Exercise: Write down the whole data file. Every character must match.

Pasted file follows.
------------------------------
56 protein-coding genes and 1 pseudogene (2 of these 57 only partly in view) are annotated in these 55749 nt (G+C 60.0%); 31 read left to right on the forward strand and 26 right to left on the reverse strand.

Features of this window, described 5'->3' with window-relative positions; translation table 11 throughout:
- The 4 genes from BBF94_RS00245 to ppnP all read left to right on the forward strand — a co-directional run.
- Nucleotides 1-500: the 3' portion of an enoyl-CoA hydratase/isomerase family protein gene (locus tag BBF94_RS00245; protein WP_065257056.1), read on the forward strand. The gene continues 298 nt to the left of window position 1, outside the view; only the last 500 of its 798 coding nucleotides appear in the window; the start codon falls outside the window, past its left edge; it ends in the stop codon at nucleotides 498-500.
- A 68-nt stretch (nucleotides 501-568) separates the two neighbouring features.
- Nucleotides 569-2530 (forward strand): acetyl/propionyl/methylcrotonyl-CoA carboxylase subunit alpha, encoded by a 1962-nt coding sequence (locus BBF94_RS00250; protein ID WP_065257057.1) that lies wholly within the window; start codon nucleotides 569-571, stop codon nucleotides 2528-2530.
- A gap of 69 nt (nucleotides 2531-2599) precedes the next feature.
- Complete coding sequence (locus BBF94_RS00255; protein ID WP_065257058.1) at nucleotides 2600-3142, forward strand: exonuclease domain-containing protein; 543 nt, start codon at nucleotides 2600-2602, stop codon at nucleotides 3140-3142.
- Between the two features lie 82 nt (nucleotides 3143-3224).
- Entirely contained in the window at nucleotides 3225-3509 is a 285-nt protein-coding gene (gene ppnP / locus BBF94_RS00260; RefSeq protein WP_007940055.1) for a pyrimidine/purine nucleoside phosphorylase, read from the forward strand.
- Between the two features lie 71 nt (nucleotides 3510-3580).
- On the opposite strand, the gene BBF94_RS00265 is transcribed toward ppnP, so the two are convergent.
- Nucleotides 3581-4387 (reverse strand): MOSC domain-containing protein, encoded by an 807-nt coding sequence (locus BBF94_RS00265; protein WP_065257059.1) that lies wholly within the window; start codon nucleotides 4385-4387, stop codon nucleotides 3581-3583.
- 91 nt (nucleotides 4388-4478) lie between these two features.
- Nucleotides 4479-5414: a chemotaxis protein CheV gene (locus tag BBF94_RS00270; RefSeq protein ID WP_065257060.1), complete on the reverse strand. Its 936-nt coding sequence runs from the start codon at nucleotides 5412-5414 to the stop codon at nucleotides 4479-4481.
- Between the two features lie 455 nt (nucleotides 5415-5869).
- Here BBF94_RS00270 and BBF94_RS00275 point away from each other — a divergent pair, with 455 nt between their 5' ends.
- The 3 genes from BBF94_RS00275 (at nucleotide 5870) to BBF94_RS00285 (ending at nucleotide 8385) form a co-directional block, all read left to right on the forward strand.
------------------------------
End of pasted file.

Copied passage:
56 protein-coding genes and 1 pseudogene (2 of these 57 only partly in view) are annotated in these 55749 nt (G+C 60.0%); 31 read left to right on the forward strand and 26 right to left on the reverse strand.

Features of this window, described 5'->3' with window-relative positions; translation table 11 throughout:
- The 4 genes from BBF94_RS00245 to ppnP all read left to right on the forward strand — a co-directional run.
- Nucleotides 1-500: the 3' portion of an enoyl-CoA hydratase/isomerase family protein gene (locus tag BBF94_RS00245; protein WP_065257056.1), read on the forward strand. The gene continues 298 nt to the left of window position 1, outside the view; only the last 500 of its 798 coding nucleotides appear in the window; the start codon falls outside the window, past its left edge; it ends in the stop codon at nucleotides 498-500.
- A 68-nt stretch (nucleotides 501-568) separates the two neighbouring features.
- Nucleotides 569-2530 (forward strand): acetyl/propionyl/methylcrotonyl-CoA carboxylase subunit alpha, encoded by a 1962-nt coding sequence (locus BBF94_RS00250; protein ID WP_065257057.1) that lies wholly within the window; start codon nucleotides 569-571, stop codon nucleotides 2528-2530.
- A gap of 69 nt (nucleotides 2531-2599) precedes the next feature.
- Complete coding sequence (locus BBF94_RS00255; protein ID WP_065257058.1) at nucleotides 2600-3142, forward strand: exonuclease domain-containing protein; 543 nt, start codon at nucleotides 2600-2602, stop codon at nucleotides 3140-3142.
- Between the two features lie 82 nt (nucleotides 3143-3224).
- Entirely contained in the window at nucleotides 3225-3509 is a 285-nt protein-coding gene (gene ppnP / locus BBF94_RS00260; RefSeq protein WP_007940055.1) for a pyrimidine/purine nucleoside phosphorylase, read from the forward strand.
- Between the two features lie 71 nt (nucleotides 3510-3580).
- On the opposite strand, the gene BBF94_RS00265 is transcribed toward ppnP, so the two are convergent.
- Nucleotides 3581-4387 (reverse strand): MOSC domain-containing protein, encoded by an 807-nt coding sequence (locus BBF94_RS00265; protein WP_065257059.1) that lies wholly within the window; start codon nucleotides 4385-4387, stop codon nucleotides 3581-3583.
- 91 nt (nucleotides 4388-4478) lie between these two features.
- Nucleotides 4479-5414: a chemotaxis protein CheV gene (locus tag BBF94_RS00270; RefSeq protein ID WP_065257060.1), complete on the reverse strand. Its 936-nt coding sequence runs from the start codon at nucleotides 5412-5414 to the stop codon at nucleotides 4479-4481.
- Between the two features lie 455 nt (nucleotides 5415-5869).
- Here BBF94_RS00270 and BBF94_RS00275 point away from each other — a divergent pair, with 455 nt between their 5' ends.
- The 3 genes from BBF94_RS00275 (at nucleotide 5870) to BBF94_RS00285 (ending at nucleotide 8385) form a co-directional block, all read left to right on the forward strand.